Thomas McGoran (TM-92-009)

‘Saturday Night at the Movies’ (T McGoran)

In 1992, former cinema projectionist Thomas McGoran read Annette Kuhn’s article about 1930s popular cinema in The Glaswegian, and wrote to her offering information (see link below). He was among the earliest Cinema Culture in 1930s Britain interviewees and one of the project’s seventeen Glasgow-based core informants. He was interviewed at his home on 30 November 1994 and 22 February 1995. One of nine children, Mr McGoran was born in Ayr in 1927 and the family moved to Glasgow in 1930. His father was a labourer, his mother a housewife. He left school at the age of fourteen, and his first job was as a spoolboy (rewinding films after they had been projected) and he later went on to work as a film projectionist. A gifted artist, his paintings have been exhibited in Glasgow and some of them can be viewed at the website. He donated his collection of 35mm film spool offcuts, along with digital versions of his paintings ‘Saturday Night at the Movies’ and ‘Matinee Mayhem’. In June 1996, along with several other Glasgow interviewees, Mr McGoran visited CCINTB's exhibition at the Screen Conference at Strathclyde University, and in 2000, he took part in CCINTB's Tarzan questionnaire survey. He remains in contact with the project, and was interviewed again in 2020.

His wide-ranging first interview opens with his earliest memory of being in a cinema, fascinated by the projector beam; and includes a story about a private film show he put on at the age of eight or nine in the shared lavatory of his tenement building. In the course of the interview he mentions close to forty Glasgow cinemas, including particular favourites the Arcadia, where he worked; the Orient, venue of a memorable ninth birthday visit to see his favourite star, Deanna Durbin; and Green’s Playhouse with its various attractions. He goes into the details–duties, working conditions, routines, and vicissitudes–of his work as a projectionist, and compares his duties and the various technicalities with film projection today. He talks about collecting comics and film magazines as a teenager and swapping them with friends, about widescreen and 3D films, British versus American films, the dance halls of Glasgow, and charity Sunday film shows during the war. The interview closes with memories of the thrilling serials screened at children’s matinees, and of anticipating the denouements of the weekly cliffhangers: “Aww, it was marvellous days, marvellous. We didn’t have much but you got a good laugh!”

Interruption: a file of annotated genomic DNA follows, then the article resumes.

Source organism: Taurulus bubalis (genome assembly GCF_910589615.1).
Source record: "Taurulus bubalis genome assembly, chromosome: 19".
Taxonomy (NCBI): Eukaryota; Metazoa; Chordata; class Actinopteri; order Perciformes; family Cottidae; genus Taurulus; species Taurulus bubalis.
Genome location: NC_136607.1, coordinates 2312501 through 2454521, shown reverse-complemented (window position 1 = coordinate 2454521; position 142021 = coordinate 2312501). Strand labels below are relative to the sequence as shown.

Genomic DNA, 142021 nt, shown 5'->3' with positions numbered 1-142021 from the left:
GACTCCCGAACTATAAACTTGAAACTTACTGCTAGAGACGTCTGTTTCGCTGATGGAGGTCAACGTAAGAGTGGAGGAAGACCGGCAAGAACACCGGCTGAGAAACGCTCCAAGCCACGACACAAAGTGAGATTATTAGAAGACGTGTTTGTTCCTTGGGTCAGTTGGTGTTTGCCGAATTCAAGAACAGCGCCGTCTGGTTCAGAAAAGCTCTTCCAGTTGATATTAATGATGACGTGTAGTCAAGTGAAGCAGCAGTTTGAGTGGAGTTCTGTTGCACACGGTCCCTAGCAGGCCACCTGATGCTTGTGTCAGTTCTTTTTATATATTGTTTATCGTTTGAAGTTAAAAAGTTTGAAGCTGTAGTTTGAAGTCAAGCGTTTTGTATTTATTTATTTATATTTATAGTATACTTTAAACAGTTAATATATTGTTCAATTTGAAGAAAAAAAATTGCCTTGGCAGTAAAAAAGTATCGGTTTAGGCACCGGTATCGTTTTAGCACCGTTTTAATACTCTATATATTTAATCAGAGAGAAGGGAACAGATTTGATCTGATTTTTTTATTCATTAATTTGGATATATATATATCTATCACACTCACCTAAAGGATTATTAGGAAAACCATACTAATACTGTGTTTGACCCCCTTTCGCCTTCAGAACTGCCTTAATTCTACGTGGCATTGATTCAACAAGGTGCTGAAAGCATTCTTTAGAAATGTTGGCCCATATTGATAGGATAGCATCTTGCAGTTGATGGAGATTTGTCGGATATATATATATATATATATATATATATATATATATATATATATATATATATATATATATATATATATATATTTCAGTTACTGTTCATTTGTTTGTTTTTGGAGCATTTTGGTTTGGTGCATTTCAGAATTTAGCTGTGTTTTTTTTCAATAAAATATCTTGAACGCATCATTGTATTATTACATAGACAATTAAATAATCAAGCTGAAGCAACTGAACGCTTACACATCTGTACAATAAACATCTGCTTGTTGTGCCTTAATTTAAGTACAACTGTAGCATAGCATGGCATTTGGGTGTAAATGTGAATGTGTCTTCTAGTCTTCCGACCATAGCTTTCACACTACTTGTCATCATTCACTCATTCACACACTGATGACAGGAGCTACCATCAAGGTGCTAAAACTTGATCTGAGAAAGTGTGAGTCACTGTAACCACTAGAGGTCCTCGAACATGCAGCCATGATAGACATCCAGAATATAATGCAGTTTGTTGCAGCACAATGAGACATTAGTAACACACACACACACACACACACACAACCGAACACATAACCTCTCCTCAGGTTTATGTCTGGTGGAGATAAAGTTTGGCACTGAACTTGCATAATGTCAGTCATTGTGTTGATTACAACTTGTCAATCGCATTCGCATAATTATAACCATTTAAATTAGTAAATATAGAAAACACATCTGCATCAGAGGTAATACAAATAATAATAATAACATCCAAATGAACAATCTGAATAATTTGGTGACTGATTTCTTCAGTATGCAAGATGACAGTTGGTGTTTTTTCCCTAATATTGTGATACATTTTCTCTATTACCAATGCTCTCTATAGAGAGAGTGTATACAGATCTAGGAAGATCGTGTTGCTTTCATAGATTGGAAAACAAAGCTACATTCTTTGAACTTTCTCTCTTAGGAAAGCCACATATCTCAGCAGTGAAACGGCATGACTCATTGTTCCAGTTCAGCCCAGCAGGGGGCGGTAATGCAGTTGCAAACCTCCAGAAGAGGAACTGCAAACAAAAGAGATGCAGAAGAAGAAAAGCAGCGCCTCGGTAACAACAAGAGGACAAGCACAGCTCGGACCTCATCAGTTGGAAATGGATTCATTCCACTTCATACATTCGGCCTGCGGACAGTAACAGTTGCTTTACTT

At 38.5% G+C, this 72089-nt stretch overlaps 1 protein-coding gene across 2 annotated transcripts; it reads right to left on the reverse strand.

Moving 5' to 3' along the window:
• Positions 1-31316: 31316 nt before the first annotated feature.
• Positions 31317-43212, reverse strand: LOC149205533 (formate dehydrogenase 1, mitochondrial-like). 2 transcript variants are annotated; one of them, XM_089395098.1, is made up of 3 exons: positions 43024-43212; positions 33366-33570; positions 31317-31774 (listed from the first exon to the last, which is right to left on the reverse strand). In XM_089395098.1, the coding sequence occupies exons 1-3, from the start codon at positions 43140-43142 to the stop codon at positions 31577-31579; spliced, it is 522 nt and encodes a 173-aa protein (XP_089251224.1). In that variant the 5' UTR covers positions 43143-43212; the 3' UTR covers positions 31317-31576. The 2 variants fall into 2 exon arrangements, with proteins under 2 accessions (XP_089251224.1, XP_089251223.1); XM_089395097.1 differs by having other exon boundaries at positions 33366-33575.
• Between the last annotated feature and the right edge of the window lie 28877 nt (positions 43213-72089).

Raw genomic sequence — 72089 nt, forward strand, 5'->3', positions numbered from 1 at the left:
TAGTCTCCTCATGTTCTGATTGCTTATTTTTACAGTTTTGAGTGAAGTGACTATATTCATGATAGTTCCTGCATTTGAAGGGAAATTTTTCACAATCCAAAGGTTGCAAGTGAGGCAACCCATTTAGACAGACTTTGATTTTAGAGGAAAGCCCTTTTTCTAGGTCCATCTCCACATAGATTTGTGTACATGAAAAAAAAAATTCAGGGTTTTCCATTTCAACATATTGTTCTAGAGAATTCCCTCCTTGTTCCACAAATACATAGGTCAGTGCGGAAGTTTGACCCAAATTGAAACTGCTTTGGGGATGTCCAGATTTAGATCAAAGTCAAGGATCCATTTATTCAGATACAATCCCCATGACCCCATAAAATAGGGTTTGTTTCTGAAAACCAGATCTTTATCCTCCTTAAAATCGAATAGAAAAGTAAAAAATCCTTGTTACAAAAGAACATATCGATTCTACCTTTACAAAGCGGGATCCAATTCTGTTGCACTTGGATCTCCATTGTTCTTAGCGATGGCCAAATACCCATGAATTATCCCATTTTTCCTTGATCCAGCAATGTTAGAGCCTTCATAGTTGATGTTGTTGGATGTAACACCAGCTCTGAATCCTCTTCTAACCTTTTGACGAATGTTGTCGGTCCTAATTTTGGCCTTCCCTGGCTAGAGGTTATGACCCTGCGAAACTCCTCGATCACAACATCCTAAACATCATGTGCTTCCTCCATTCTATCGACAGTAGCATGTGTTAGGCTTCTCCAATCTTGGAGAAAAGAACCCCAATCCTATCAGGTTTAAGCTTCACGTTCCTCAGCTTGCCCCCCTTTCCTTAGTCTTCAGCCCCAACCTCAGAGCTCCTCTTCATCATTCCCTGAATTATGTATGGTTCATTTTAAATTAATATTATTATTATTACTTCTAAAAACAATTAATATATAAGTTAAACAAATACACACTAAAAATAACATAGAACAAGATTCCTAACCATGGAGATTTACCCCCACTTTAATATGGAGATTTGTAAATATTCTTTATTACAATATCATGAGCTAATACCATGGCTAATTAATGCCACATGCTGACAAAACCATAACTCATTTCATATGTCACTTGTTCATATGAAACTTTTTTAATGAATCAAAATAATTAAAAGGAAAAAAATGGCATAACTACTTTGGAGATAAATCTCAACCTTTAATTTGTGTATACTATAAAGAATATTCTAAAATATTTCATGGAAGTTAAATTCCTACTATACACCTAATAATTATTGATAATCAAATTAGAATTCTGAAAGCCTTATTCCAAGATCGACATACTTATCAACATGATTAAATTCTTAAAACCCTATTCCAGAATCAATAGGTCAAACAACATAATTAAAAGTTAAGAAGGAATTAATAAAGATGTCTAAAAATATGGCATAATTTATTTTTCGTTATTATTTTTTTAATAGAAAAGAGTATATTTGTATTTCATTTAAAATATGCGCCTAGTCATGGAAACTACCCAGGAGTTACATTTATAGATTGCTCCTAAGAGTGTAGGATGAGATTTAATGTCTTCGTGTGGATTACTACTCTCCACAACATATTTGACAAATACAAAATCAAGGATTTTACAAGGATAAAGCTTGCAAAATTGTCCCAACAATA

In his second interview, Mr McGoran talks about the short films and newsreels that featured in the normal/regular cinema programme, and guides the interviewer through the collection of spool offcuts that he subsequently donated to the project.

Documents, Memorabilia and Related Links
Glasgow home page
Scan of letter (TM-92-009PL01) | Transcript
Scan of letter (TM-92-009SL004) | Transcript
Scan of letter (TM-92-009PL002) | Transcript
Scan of letter (TM-92-009PW01) | Transcript
Scan of letter (TS-00-001GL001) | Transcript
Scan of essay (TM-92-009PW02) | Transcript
Scan of Tarzan questionnaire (TM-92-009TQ001)
Paintings ( website)
Arcadia Cinema, Glasgow (cinematreasures website)
Deanna Durbin singing 'Danny Boy', 1945 (YouTube)

Lecture and Publication relating to materials in Mr McGoran's memorabilia:
'Snow White in the 1930s', Raphael Samuel Memorial Lecture, Bishopsgate Institute, London, November 2007. Kuhn, A. (2010). 'Snow White in 1930s Britain', Journal of British Cinema and Television, 7(2).
Snow White in 1930s Britain